Every action movie needs an excellent battle scene.

Some of the best movie battles Diane Fiander saw involved sword fighting, and she was so captivated that she decided to pick up a sword herself. Fiander was involved in the sport before coming to Michigan and has continued her fencing career on the club team.

“I saw movies and wanted to see how it really works,” Fiander said. “It seemed really fun. I did it for a few years before I came here, and then I saw that they had a club here and started up again.”

In the movies, fencing is drawn out, with two contestants battling for an extended duration of time. But in real fencing, the game passes quickly with spectators hardly able to see all the moves. A participant scores points by hitting the opponent before being hit, and the first to 15 points wins the match.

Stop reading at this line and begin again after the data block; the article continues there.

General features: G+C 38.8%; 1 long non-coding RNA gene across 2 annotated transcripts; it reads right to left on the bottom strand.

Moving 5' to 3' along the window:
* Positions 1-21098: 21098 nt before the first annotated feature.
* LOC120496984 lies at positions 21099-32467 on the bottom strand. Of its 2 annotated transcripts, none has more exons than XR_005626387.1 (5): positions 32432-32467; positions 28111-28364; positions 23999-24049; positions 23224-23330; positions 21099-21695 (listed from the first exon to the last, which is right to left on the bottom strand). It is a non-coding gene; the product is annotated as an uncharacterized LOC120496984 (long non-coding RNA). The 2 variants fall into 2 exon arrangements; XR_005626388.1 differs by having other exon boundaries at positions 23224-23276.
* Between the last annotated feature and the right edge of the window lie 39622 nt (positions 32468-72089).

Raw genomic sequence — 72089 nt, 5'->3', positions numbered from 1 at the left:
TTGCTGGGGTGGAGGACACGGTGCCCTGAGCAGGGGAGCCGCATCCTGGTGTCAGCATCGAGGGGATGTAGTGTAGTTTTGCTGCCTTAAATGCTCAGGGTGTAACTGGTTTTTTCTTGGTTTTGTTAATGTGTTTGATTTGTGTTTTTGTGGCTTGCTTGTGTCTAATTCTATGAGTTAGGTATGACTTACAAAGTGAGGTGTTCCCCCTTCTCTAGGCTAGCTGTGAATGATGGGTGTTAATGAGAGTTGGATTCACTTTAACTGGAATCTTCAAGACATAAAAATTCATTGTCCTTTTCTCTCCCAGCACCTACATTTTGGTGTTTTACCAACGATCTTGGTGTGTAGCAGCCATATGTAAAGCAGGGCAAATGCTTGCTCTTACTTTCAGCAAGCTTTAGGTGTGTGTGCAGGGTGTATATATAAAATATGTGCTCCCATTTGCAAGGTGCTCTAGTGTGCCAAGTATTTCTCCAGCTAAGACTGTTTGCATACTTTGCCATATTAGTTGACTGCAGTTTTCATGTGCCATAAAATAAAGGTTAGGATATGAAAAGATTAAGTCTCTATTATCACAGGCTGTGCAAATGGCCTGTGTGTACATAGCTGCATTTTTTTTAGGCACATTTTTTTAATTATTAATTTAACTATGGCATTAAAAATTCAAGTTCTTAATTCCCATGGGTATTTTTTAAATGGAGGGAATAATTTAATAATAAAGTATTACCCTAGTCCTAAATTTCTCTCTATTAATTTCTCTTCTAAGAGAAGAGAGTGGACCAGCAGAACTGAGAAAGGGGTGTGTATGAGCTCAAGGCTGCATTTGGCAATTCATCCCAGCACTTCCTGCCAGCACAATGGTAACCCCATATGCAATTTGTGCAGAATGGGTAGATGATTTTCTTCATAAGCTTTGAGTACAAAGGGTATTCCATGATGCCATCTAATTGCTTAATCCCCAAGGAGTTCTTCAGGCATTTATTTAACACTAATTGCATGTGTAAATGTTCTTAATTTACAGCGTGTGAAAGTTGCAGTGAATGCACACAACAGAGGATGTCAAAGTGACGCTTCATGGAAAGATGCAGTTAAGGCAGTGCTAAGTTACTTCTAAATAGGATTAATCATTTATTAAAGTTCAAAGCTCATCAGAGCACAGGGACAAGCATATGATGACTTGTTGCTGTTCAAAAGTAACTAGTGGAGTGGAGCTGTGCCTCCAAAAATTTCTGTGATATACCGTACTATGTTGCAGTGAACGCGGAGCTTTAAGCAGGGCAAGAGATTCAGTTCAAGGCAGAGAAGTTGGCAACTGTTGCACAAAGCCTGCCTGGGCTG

In order to succeed, a fencer needs athletic ability — especially good hand-eye coordination and fast reflexes. Depending on their dominant hand, fencers only strengthen the half of their upper body that they use to thrust, parry and lunge.

“You’re constantly moving,” Fiander said. “Your legs have to be strong because you are constantly squatting. Your hands need a lot of quick, small movements that have to be trained.”

In the sport of fencing, there are three different categories: foil,

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